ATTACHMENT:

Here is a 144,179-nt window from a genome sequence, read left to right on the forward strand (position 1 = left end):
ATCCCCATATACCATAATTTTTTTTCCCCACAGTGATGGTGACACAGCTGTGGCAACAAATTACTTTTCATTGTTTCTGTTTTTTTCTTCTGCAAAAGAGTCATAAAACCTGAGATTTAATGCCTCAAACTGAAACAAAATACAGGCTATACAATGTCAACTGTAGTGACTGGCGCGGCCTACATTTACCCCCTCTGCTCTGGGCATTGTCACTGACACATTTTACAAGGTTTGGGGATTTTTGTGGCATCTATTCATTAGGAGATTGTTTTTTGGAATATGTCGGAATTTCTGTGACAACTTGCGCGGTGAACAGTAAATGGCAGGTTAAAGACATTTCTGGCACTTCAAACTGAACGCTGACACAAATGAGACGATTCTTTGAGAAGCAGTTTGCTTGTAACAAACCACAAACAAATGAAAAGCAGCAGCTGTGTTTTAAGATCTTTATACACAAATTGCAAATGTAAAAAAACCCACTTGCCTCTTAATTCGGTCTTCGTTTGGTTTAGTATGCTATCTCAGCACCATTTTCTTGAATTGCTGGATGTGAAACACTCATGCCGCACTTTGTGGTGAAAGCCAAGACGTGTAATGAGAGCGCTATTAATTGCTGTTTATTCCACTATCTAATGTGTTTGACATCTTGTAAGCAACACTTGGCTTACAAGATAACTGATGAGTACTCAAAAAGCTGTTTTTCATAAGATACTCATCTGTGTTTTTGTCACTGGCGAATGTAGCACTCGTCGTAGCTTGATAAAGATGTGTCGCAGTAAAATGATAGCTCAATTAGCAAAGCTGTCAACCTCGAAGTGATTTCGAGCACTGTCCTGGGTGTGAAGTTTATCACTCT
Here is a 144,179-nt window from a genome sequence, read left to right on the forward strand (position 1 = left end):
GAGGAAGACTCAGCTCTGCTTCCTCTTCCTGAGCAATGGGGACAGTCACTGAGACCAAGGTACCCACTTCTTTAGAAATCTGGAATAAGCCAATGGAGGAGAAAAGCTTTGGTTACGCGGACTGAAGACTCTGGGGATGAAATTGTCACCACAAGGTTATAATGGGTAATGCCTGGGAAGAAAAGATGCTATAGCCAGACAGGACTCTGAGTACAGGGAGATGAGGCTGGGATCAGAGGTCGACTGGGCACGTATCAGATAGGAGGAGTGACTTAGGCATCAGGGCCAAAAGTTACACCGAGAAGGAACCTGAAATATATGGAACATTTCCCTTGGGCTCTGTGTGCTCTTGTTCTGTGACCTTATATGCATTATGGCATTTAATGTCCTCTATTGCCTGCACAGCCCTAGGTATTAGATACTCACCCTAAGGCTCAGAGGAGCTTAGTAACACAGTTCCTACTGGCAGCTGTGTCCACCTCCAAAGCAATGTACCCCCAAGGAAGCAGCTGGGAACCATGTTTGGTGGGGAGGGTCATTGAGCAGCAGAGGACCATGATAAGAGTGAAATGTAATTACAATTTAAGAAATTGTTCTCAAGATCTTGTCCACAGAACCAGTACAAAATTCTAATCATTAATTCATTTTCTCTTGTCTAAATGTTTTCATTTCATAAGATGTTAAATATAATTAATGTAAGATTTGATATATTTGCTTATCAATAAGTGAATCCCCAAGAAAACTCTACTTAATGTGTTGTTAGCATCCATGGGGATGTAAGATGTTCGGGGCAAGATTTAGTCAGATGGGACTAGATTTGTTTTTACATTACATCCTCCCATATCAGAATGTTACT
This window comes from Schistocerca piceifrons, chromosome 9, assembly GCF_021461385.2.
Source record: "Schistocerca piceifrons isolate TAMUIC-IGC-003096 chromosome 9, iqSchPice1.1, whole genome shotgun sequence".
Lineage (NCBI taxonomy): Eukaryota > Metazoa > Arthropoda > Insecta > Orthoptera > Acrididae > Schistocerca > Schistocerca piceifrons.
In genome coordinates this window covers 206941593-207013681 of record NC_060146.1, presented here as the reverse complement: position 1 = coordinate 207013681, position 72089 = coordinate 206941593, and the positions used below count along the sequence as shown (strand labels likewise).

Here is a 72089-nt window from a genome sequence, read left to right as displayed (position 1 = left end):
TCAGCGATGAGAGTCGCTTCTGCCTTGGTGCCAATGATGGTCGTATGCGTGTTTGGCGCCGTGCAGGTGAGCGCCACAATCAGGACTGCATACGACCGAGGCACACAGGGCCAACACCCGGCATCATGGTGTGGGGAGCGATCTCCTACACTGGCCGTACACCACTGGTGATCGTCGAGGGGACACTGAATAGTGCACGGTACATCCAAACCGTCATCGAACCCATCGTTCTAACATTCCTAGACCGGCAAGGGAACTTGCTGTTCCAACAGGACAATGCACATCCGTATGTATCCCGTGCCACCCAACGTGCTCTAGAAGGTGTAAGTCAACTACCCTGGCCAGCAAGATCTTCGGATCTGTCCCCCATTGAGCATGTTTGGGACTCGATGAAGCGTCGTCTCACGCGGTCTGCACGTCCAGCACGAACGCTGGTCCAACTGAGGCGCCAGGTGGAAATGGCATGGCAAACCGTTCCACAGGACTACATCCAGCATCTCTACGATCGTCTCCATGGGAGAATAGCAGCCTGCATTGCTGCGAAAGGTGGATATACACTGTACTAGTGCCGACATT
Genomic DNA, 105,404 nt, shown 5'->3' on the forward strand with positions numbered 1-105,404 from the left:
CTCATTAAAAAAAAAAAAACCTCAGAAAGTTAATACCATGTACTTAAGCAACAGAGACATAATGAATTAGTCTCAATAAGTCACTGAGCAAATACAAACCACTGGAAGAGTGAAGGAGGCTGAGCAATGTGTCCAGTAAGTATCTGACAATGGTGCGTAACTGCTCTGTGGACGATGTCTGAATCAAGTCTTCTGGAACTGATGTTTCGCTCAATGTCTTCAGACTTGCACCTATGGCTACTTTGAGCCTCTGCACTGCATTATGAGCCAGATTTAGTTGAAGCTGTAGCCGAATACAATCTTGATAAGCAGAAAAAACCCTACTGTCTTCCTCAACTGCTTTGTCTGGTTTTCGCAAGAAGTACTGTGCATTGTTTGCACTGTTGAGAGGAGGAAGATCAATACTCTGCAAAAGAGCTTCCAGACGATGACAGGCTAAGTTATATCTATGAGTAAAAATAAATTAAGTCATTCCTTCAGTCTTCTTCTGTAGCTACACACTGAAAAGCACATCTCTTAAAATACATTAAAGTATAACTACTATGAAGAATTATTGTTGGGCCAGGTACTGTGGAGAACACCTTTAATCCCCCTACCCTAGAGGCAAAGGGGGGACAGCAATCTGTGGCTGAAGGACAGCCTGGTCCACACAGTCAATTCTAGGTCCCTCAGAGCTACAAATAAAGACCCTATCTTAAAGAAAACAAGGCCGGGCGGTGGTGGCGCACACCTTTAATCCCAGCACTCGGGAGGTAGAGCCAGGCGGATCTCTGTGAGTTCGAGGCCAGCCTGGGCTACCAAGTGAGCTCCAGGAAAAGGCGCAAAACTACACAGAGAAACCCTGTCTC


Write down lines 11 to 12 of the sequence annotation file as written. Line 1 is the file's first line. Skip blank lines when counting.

Genomic DNA, 105,404 nt, shown 5'->3' on the forward strand with positions numbered 1-105,404 from the left:
CTCATTAAAAAAAAAAAAACCTCAGAAAGTTAATACCATGTACTTAAGCAACAGAGACATAATGAATTAGTCTCAATAAGTCACTGAGCAAATACAAACCACTGGAAGAGTGAAGGAGGCTGAGCAATGTGTCCAGTAAGTATCTGACAATGGTGCGTAACTGCTCTGTGGACGATGTCTGAATCAAGTCTTCTGGAACTGATGTTTCGCTCAATGTCTTCAGACTTGCACCTATGGCTACTTTGAGCCTCTGCACTGCATTATGAGCCAGATTTAGTTGAAGCTGTAGCCGAATACAATCTTGATAAGCAGAAAAAACCCTACTGTCTTCCTCAACTGCTTTGTCTGGTTTTCGCAAGAAGTACTGTGCATTGTTTGCACTGTTGAGAGGAGGAAGATCAATACTCTGCAAAAGAGCTTCCAGACGATGACAGGCTAAGTTATATCTATGAGTAAAAATAAATTAAGTCATTCCTTCAGTCTTCTTCTGTAGCTACACACTGAAAAGCACATCTCTTAAAATACATTAAAGTATAACTACTATGAAGAATTATTGTTGGGCCAGGTACTGTGGAGAACACCTTTAATCCCCCTACCCTAGAGGCAAAGGGGGGACAGCAATCTGTGGCTGAAGGACAGCCTGGTCCACACAGTCAATTCTAGGTCCCTCAGAGCTACAAATAAAGACCCTATCTTAAAGAAAACAAGGCCGGGCGGTGGTGGCGCACACCTTTAATCCCAGCACTCGGGAGGTAGAGCCAGGCGGATCTCTGTGAGTTCGAGGCCAGCCTGGGCTACCAAGTGAGCTCCAGGAAAAGGCGCAAAACTACACAGAGAAACCCTGTCTC